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Topic: Is it neccesary to pull-up the reset pin on home made Arduino board? (Read 5380 times) previous topic - next topic


The datasheet also implies that the external-reset signal is directly connected to pin PC6

No it don't imply anything. the same physical pin can be used as either an external reset OR a GPIO pin 6 on port C. What it actually is can be determined by the fuse setting.

Page 87, the external-reset signal is connected to AIO on PC6.
Page 80, AIO is connected directly to the pin.

If it were otherwise, then why would a pull-up resistor be necessary?


If it were otherwise, then why would a pull-up resistor be necessary?

There is a fixed internal weak pull-up on the reset line, but the question is if this is sufficient or not. Atmel design recommendations (application note AVR042) suggest not and so we (being conservative engineers) add the external 10k resistor (as did the Arduino team for Uno and its predecessors).  We should respect that such recommendations are based on a collective experience for designs that span the full operating range of the microcontroller (supply voltage, clock frequency, temperature, …) and no individual (or company for that matter) is likely to offer better advice in this respect.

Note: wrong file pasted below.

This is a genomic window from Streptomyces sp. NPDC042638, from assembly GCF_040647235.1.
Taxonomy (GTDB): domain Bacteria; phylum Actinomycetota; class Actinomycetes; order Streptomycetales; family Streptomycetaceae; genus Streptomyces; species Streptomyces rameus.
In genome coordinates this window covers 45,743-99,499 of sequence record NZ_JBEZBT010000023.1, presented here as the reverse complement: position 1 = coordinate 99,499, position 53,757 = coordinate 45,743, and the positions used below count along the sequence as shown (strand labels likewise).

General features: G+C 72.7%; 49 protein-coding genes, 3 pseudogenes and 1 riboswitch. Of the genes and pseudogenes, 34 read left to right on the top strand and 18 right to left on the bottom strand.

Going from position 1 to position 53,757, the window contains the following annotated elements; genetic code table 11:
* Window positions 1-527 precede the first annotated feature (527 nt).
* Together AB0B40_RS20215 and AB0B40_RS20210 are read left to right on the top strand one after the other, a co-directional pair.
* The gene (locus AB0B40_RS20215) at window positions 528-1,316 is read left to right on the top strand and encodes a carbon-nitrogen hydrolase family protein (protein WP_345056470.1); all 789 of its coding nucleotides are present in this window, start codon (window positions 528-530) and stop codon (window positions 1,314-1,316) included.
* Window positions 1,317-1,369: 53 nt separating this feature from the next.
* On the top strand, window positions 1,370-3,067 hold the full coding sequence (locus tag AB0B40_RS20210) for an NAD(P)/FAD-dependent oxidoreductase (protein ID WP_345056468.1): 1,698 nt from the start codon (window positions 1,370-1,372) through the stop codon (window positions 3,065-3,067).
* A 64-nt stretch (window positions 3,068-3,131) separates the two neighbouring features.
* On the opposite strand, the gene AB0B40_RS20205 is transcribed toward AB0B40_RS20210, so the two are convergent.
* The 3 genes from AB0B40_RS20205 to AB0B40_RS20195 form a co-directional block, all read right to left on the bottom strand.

AVR042 also recommends (term used is "highly recommended") a voltage/ESD clamp on the reset line. The post from retrolefty suggesting that the Uno may lock-up in some cases due to the lack of such protection may serve as an example that real problems can be avoided if we follow manufacturer recommendations.


To answer the question  from AgeingHippy  :  YES. If you guys talk about the ATmega328 pin 1. And I agree with you Grumpy_Mike. In Every ( most ) of CPU's ( that including the computer in front of you ), a reset circuit is needed. Even a simple counter chip ( 7490 ) need a reset circuit. <-- Correct me if am wrong.  In the book title "The 8088 Project Book", page 64,  by Robert Grossblatt, a reset circuit is needed. It basicaly : 10 K pull-up config , push-on button in serie with 150 , 4.7 uF elec and 0.1 uF ( in parallel with the push-on button and the resistor) and 1N914 diode in parallel with the 10 K resistor.  Work like this : At power-up, the cap is short for the time of RC ( 10 K * ( 4.7 uF + 0.1 uF ) <--put a LOW signal ( possibility of clearing the internal Flip-Flop - counters ) , and slowly going into HIGH for the CPU to run. When you press reset, I will do the same procedure when it start-up.

Adding a reversed biased diode across the reset pull-up resistor 'cures' the symptom.

Thank you retrolefty to remind me of the diode. I will place it in my breadboard Arduino/ ATmega358 setup.   

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